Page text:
Who comes to mind when you think of companies that do things differently?
Apple? Of course. The company and its products are known for design innovation and inspiring innovation in the users of its products. Amazon? Certainly. It’s disrupted long-running industries and turned delivery modes upside down. The company I now lead? Perhaps. If you know the industry. Perhaps more if the next year or two shapes up as expected.
Boston Consulting Group publishes an annual list of the “50 Most Innovative Companies” and has for most years since 2003. For 2022, Apple and Amazon, now #1 and #3 respectively, are consistently at the top of the list, as is Microsoft, now #2. The list contains some names in auto you would expect – Tesla, Toyota, Hyundai – and some newcomers to the list that might surprise you – specifically General Motors, #42, and Ford, #43.
We think of General Motors and Ford as giants in their industry, each with a century of history and automation expertise behind them, but not as innovators. The fact that they’re new to the almost-two-decades old BCG list backs up that line of thought. So, why these two? Why this year?
Because they began doing things differently.
Both long-time car manufacturers have been early into the EV market. Between 2020 and 2025, GM plans to invest $35 billion in EV and AV development and has proclaimed it’s “on its way to an all-electric future.” Ford plans for EV product to reach 600,000 vehicles by late 2023 and 2 million-plus by 2026. BCG evaluated “green growth” and “climate and sustainability” (C&S) in its consideration of innovative companies and these two long-time car makers were among the earliest to embrace environmental, social, and governance (ESG) principles.
Of innovation, BCG says:
“… whether related to product, process, or business model—[innovation] is not a siloed function, and it does not take place in a walled-off lab. Progress depends on the same human and technological capabilities that drive success elsewhere. These include collaboration, digitization, harnessing data, building artificial intelligence (AI), developing requisite human skills, and implementing cross-functional teams and agile ways of working.”
Or more succinctly:
“Innovation strategies require forward-thing ideation, agile collaboration, and seamless execution.”
I believe that innovating and doing things differently is critical to success. And I believe that if you are not consciously innovating to improve, then you’re unconsciously getting worse.
But the good news is, innovation can be a matter of borrowing and improving.
When I was in the tax business, my team’s job was to help consumers prepare their own taxes. Sounds simple. But, what’s complicated about paying taxes? Understanding the language. Understanding what is being asked so that you can provide the correct answer.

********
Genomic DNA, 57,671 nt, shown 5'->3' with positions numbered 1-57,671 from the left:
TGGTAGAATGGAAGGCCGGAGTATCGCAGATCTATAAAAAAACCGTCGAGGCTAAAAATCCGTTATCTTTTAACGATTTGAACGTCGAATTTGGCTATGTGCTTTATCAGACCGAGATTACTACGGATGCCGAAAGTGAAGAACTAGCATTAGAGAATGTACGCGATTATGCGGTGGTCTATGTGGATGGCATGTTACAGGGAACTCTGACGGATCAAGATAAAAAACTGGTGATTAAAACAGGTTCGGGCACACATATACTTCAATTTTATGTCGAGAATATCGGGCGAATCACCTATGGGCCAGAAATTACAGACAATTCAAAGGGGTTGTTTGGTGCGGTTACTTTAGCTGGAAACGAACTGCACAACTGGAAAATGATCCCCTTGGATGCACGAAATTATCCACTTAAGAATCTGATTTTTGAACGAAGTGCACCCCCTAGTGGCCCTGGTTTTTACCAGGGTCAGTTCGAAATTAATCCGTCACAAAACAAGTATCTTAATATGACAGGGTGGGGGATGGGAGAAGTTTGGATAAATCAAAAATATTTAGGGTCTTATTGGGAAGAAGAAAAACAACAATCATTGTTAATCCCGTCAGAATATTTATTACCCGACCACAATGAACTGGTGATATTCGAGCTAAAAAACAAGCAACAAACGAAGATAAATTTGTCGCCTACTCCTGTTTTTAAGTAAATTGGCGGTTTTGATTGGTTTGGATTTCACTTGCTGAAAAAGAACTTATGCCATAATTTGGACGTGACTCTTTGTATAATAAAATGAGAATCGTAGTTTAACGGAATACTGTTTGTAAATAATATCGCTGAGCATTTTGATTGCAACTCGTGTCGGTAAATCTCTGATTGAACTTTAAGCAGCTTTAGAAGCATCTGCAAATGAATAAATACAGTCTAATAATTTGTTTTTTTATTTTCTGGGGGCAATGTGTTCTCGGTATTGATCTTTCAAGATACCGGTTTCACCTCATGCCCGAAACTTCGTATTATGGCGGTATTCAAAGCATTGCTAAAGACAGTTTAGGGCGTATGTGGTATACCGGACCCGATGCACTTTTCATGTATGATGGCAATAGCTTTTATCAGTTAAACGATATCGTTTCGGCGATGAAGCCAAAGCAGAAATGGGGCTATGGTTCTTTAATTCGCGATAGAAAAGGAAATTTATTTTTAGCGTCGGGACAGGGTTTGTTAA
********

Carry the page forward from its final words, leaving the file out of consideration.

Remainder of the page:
What we did was innovative for the time. First, we identified the problem: the difficulty of understanding what’s being asked. Then, we set out to solve it.
Instead of using the language of tax code and expecting people to understand it, we, in essence, translated tax code into English for “normal people” (aka non-tax professionals). We used the translation to create a series of easy-to-understand questions. Then, we gave them a wizard that stepped them through the questions. Once answered, tax forms were automatically filled in the appropriate places and calculations completed.
Now, if you’ve used digital or online tax preparation in the last decade, you’ll recognize our innovation as a norm. Others have “borrowed” from it. And when I moved from tax and into the payments industry, I did, too. (Actually, applying this exact same technique to payments was innovative, certainly different, and got even better results. But that’s a conversation for another day.)
Innovation doesn’t require you start from scratch every time. You can innovate and do things differently after borrowing ideas. Borrowing, innovating, and doing things differently is laid out plainly in the book “Borrowing Brilliance, The Six Steps to Business Innovation By Building on the Ideas of Others” by David Kord Murray. Dave, a former aerospace scientist, is currently chief strategy officer at defi SOLUTIONS.
According to Dave, there is no such thing as a truly original idea. He cites Albert Einstein’s “The secret to creativity is knowing how to hide your sources” and says both Steve Jobs and Bill Gates borrowed extensively in the creation of BCG’s #1 and #2. The concept for #43’s original vehicle was borrowed from the horse-drawn carriage and #42 refined it to be “more interesting” and “more expensive.” (You’ll have to ask Dave about #3.)
If I haven’t already convinced you, then read the book and work the six steps, you’ll see there’s no reason that you can’t be doing things differently, too.
Will a company I lead ever end up on Boston Consulting Group’s Most Innovative Companies? Maybe. But a company I lead will definitively be forward-thinking, form collaborative partnerships, create processes for seamless execution, and do things differently.
As for the recognition we earn, we’ll just have to keep up the hard work and see.